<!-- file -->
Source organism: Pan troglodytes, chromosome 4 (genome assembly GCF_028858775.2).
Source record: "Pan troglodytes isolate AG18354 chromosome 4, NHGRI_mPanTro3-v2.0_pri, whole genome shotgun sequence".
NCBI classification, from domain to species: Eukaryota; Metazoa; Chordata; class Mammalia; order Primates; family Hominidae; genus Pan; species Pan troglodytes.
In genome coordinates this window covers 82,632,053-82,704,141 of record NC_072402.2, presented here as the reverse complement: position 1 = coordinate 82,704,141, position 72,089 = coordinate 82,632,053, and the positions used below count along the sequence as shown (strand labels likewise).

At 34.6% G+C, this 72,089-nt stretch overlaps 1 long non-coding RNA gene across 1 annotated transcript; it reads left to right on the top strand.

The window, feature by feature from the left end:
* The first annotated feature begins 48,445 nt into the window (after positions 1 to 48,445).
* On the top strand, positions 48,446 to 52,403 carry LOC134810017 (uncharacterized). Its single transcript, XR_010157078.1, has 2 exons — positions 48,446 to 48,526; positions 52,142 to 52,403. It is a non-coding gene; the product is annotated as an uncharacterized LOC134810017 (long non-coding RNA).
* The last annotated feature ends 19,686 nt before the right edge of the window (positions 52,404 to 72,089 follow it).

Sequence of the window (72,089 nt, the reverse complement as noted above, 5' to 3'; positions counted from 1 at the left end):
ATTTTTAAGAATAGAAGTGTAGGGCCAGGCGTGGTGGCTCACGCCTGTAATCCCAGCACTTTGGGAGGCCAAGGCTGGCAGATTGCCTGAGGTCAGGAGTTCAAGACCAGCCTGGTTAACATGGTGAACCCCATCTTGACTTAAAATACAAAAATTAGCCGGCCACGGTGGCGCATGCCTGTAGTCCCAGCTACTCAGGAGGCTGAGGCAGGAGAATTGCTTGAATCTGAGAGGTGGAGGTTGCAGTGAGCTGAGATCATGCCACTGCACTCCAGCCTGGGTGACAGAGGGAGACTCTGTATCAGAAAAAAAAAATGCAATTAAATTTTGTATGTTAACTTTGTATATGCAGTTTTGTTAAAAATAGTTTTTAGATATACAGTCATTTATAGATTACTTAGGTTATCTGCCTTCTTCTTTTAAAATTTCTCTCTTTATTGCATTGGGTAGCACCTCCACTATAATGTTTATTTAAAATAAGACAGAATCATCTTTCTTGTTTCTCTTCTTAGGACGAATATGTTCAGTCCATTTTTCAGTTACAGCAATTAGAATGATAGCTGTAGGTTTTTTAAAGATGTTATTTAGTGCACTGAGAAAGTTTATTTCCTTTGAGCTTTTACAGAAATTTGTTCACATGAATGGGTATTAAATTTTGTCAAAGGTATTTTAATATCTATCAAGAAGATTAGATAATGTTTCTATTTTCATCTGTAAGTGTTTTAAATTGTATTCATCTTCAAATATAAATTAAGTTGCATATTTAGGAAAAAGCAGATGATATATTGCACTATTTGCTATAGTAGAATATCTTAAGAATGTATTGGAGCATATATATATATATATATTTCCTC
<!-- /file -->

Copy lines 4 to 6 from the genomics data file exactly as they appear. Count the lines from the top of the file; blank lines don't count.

In genome coordinates this window covers 82,632,053-82,704,141 of record NC_072402.2, presented here as the reverse complement: position 1 = coordinate 82,704,141, position 72,089 = coordinate 82,632,053, and the positions used below count along the sequence as shown (strand labels likewise).

At 34.6% G+C, this 72,089-nt stretch overlaps 1 long non-coding RNA gene across 1 annotated transcript; it reads left to right on the top strand.

The window, feature by feature from the left end: